President of AIMS speaks at CMU-Carnegie Mellon University Africa - Carnegie Mellon University

President of AIMS speaks at CMU

Fresh from his visit with His Excellency President Paul Kagame, Thierry Zomahoun, President of the African Institute for Mathematical Sciences spoke last week at CMU in Kigali during an event we hosted with Kigali Shapers on the topic of “STEM Education: STEM education: Key to an emerging Africa”. Kigali Shapers events take the form of lively interactive discussions and last week’s session was certainly no exception. Zomahoun’s talk pulled no punches and clearly demonstrated his passion for developing STEM research in Africa

Zomahoun first spoke about his Next Einstein Forum initiative, which was created because there was no platforms for young African researchers. “There are difficulties in getting visas and getting resources to get to conferences so there was a need for NEF, “ he explained.

“There are abundant reports from think tanks pointing to the fact that Africa will lead the world technology, economically, you name it. Is the next Einstein going to come from Africa? Yes!”

“Europe is shrinking and because it is aging, where is Africa is growing. When you have 40% of young people calling Africa home we will have a demographic dividend.

When we see Africans dying in the Mediterranean sea, we can harness this power instead then the whole world will benefit. And, if we fail young people? Well then…we think Boko Haram is a problem? You have not seen anything yet!”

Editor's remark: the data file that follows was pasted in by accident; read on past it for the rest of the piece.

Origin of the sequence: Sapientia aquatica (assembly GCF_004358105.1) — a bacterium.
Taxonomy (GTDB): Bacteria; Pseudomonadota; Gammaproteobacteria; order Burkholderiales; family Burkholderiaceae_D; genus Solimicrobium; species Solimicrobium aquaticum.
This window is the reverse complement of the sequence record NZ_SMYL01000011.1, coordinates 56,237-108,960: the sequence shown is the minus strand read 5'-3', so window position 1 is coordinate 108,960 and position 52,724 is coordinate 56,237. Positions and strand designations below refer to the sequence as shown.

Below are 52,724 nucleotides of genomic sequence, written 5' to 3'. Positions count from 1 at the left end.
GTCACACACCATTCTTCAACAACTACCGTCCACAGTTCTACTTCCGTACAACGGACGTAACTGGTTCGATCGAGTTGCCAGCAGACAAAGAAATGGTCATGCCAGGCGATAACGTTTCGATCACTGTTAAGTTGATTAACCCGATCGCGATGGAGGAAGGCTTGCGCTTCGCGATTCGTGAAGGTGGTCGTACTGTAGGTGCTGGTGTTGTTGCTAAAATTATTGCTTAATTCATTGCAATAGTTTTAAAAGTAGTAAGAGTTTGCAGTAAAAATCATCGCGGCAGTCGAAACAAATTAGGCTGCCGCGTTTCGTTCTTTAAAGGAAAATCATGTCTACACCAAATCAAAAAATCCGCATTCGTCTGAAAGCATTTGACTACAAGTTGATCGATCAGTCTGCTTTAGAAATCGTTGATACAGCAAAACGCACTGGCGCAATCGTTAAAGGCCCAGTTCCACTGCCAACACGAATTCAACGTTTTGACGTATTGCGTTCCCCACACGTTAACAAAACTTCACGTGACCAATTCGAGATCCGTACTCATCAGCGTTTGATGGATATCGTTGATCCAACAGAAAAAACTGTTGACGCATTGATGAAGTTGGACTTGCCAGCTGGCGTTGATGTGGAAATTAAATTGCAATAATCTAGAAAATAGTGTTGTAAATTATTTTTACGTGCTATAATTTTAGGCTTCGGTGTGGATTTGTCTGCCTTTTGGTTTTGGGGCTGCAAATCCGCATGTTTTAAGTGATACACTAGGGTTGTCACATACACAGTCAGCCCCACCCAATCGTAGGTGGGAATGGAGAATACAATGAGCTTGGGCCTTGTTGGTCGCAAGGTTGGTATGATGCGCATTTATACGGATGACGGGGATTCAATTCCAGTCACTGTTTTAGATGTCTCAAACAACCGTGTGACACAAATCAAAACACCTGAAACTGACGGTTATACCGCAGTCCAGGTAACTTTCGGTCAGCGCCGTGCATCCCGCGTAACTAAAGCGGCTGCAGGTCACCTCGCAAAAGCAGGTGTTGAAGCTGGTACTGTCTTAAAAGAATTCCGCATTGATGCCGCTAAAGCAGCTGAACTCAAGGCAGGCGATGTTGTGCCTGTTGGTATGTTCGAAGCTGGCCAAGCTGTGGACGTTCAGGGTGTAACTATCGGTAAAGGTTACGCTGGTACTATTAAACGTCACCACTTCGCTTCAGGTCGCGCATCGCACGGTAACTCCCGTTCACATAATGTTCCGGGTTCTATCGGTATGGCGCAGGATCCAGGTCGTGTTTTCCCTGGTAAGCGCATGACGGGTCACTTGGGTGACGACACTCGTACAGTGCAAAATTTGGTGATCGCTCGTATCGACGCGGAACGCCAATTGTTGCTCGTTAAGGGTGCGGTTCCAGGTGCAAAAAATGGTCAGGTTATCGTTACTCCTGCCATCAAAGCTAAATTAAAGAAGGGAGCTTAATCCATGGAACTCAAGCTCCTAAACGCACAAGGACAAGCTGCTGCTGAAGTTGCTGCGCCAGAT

When responding to audience questions about the mobile services revolution in Africa, his response was certainly a provocative departure from the usual thinking:

“There will only be a mobile revolution when Africa starts to manufacture its own Ipads. So far the mobile revolution has only benefited the counties who make these devices. However the revolution is about the social benefits that these applications are bringing to Africa. Africa is emerging, that is a fact.”

He continued with insightful and thoughtful comments as the discussion turned to African resources and resource economies: “We need scientific and technological advancement within acceptable environmental parameters if we are to go beyond commodity economy. This we can only do by harnessing science and technology. We need homegrown technology not imported. We cannot have brilliant technologies in Rwanda if math and science is taught poorly at primary and secondary level.”

The question and answer session ended with a topic close to our mission in Carnegie Mellon University, that of developing African research for African solutions. Zomahoun was very clear on his views:

“If it doesn't solve our problem it’s a useless technology. Lets learn from the west but lets do it our own way.”

CMU is educating the next generation of African engineers and empowering them to do it their way.

KIGALI SHAPERS are our local hub of World Economic Forum’s Global Shapers Community is a network of Hubs developed and led by young people who are exceptional in their potential, their achievements and their drive to make a contribution to their communities. The event was held on Wednesday 13th May 2015.